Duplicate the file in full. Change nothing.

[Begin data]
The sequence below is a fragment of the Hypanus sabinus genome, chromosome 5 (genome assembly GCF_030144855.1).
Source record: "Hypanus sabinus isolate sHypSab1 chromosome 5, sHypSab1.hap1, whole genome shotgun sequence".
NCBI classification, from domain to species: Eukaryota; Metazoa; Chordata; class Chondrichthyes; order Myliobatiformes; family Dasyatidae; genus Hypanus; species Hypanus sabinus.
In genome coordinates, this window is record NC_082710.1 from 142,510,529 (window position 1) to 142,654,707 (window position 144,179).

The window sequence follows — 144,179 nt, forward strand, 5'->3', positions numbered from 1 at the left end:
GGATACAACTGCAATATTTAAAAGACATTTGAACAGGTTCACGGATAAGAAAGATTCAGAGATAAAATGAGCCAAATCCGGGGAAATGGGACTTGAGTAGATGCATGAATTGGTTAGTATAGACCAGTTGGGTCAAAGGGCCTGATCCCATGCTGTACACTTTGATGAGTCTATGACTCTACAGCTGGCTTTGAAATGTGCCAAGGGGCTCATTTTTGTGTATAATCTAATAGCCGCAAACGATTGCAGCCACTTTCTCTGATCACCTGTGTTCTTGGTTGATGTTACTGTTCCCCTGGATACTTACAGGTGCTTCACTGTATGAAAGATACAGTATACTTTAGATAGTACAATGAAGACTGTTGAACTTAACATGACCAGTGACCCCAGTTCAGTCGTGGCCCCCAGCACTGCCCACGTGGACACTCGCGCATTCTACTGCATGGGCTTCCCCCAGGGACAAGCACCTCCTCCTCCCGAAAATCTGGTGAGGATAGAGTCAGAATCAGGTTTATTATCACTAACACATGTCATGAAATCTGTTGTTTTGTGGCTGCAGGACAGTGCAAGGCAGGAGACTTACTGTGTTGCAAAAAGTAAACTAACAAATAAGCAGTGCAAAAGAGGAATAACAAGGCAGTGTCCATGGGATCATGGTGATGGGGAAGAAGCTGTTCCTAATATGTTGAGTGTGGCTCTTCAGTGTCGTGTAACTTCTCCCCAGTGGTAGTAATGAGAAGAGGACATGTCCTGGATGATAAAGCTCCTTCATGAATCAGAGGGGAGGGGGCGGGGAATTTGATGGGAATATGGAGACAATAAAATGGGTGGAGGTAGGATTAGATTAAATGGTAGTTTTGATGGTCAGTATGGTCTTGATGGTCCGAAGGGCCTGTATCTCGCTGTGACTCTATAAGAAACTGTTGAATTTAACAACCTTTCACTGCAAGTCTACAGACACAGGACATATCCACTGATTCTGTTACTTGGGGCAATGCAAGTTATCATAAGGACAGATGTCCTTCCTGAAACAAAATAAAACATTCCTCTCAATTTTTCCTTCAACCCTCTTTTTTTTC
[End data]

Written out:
The sequence below is a fragment of the Hypanus sabinus genome, chromosome 5 (genome assembly GCF_030144855.1).
Source record: "Hypanus sabinus isolate sHypSab1 chromosome 5, sHypSab1.hap1, whole genome shotgun sequence".
NCBI classification, from domain to species: Eukaryota; Metazoa; Chordata; class Chondrichthyes; order Myliobatiformes; family Dasyatidae; genus Hypanus; species Hypanus sabinus.
In genome coordinates, this window is record NC_082710.1 from 142,510,529 (window position 1) to 142,654,707 (window position 144,179).

The window sequence follows — 144,179 nt, forward strand, 5'->3', positions numbered from 1 at the left end:
GGATACAACTGCAATATTTAAAAGACATTTGAACAGGTTCACGGATAAGAAAGATTCAGAGATAAAATGAGCCAAATCCGGGGAAATGGGACTTGAGTAGATGCATGAATTGGTTAGTATAGACCAGTTGGGTCAAAGGGCCTGATCCCATGCTGTACACTTTGATGAGTCTATGACTCTACAGCTGGCTTTGAAATGTGCCAAGGGGCTCATTTTTGTGTATAATCTAATAGCCGCAAACGATTGCAGCCACTTTCTCTGATCACCTGTGTTCTTGGTTGATGTTACTGTTCCCCTGGATACTTACAGGTGCTTCACTGTATGAAAGATACAGTATACTTTAGATAGTACAATGAAGACTGTTGAACTTAACATGACCAGTGACCCCAGTTCAGTCGTGGCCCCCAGCACTGCCCACGTGGACACTCGCGCATTCTACTGCATGGGCTTCCCCCAGGGACAAGCACCTCCTCCTCCCGAAAATCTGGTGAGGATAGAGTCAGAATCAGGTTTATTATCACTAACACATGTCATGAAATCTGTTGTTTTGTGGCTGCAGGACAGTGCAAGGCAGGAGACTTACTGTGTTGCAAAAAGTAAACTAACAAATAAGCAGTGCAAAAGAGGAATAACAAGGCAGTGTCCATGGGATCATGGTGATGGGGAAGAAGCTGTTCCTAATATGTTGAGTGTGGCTCTTCAGTGTCGTGTAACTTCTCCCCAGTGGTAGTAATGAGAAGAGGACATGTCCTGGATGATAAAGCTCCTTCATGAATCAGAGGGGAGGGGGCGGGGAATTTGATGGGAATATGGAGACAATAAAATGGGTGGAGGTAGGATTAGATTAAATGGTAGTTTTGATGGTCAGTATGGTCTTGATGGTCCGAAGGGCCTGTATCTCGCTGTGACTCTATAAGAAACTGTTGAATTTAACAACCTTTCACTGCAAGTCTACAGACACAGGACATATCCACTGATTCTGTTACTTGGGGCAATGCAAGTTATCATAAGGACAGATGTCCTTCCTGAAACAAAATAAAACATTCCTCTCAATTTTTCCTTCAACCCTCTTTTTTTTC